You can relax in the center of downtown because its streets are pedestrianized. Stop at a sidewalk café for lunch or a cold drink. Wander through antique stores, or shop at name brand stores. You may hear some live music, and sometimes pianos sit on the streets, beckoning musicians to treat you to a song.
Santa Barbara is compact enough that you can walk from the beach area to downtown. If you prefer to drive, you’ll find street parking as well as parking lots that charge a small fee. You are aiming for the area bordered by East de la Guerra, Santa Barbara Street, East Sola, and De la Vina Street.
Meander through fascinating courtyards
Santa Barbara’s downtown provides charming old courtyards that branch off State Street. One of the most well-known is El Paseo. This shopping and dining complex is both a historic landmark and a popular destination for both locals and tourists. It reflects Santa Barbara’s commitment to preserving its unique architectural and cultural heritage.
Shop in El Paseo for clothing, jewelry, home décor, and art. And dining choices include eateries featuring Mexican cuisine, Spanish tapas, and Mediterranean dishes.Another courtyard to check out is La Arcada Courtyard, with its art galleries, stone fountain, and tile stairways. La Arcada dates to 1926. Today, you can sit on the bench with Ben Franklin, notice the ship’s canon hanging high on a wall, and go in the small shops in search of one-of-a-kind treasures. The ambience of Santa Barbara is here.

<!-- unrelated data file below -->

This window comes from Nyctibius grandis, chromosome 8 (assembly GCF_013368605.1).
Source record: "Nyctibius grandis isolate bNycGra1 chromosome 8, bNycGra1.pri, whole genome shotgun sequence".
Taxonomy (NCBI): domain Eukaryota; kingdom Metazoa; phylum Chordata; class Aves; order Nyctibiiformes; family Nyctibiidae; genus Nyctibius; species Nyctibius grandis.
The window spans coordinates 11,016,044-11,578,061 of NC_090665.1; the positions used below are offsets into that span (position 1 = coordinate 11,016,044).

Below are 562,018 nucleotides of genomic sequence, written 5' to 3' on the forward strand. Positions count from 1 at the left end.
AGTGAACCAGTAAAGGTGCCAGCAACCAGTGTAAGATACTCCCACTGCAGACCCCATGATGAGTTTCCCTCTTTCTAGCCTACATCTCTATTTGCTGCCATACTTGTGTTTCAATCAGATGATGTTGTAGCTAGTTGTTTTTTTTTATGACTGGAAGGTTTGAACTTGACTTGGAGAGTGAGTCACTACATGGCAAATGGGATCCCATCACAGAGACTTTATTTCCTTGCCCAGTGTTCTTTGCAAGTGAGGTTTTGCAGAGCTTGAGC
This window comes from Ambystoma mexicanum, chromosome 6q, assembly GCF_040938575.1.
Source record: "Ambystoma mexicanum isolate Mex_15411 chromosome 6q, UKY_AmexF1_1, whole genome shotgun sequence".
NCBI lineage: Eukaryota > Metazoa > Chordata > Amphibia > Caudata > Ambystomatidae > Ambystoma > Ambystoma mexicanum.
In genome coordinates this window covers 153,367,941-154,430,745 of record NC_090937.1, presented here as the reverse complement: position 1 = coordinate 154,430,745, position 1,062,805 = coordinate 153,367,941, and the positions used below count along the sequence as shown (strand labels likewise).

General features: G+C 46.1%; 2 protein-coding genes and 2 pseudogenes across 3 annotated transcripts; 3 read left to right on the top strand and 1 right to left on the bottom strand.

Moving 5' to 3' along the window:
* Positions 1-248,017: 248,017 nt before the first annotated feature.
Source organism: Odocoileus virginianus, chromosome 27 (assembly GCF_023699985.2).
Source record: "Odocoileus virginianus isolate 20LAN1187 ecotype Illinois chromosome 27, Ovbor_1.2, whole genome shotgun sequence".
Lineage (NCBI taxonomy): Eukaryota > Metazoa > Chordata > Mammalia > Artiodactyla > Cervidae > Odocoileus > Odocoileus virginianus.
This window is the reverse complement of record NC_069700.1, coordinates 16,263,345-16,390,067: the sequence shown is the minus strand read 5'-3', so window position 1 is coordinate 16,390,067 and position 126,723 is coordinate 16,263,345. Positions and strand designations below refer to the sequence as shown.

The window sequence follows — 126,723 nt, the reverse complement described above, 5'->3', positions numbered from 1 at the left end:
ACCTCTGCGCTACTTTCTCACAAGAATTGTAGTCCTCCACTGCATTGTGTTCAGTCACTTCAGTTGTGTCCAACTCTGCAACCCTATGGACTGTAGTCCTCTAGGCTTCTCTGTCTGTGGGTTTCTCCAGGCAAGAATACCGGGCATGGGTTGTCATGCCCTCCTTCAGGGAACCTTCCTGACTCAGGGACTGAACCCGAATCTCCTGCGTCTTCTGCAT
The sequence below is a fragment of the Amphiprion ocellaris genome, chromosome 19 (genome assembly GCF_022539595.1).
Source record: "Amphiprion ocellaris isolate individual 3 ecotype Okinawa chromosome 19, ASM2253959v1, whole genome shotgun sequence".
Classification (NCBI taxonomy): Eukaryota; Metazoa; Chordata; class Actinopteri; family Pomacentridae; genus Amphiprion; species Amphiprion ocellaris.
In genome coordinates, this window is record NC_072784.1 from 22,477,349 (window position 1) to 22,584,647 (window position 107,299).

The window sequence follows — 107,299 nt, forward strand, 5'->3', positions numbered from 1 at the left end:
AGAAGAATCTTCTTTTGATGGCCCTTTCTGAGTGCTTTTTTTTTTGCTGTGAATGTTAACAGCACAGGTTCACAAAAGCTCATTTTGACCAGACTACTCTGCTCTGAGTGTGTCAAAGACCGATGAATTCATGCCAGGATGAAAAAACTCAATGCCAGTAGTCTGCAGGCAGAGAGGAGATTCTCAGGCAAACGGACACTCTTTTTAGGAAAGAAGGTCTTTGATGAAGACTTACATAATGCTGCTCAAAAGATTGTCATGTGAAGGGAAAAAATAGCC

Find a good book to read at the Book Den
This one of-a-kind bookshop at 15 East Anapamu, just off State Street, opened here in 1933. Previously in San Francisco, The Book Den has been serving Santa Barbara for almost a century. It’s nestled between other shops, so you want to look closely to find it. And then, enter to peruse shelves and tables of recently published books as well as used and out-of-print books on subjects ranging from Art and Literature to History to the Sciences.
On my last visit, due to construction in the area, I had trouble finding the store. A local silver-haired man exited his Bentley, dressed smartly in a suit. I asked directions to the Book Den. He helped me out, sharing that his mother sold her collection of National Geographic magazines to the store, decades earlier. Yes, the store is a fixture of Santa Barbara.
Learn about the seagoing history of Santa Barbara at the Maritime Museum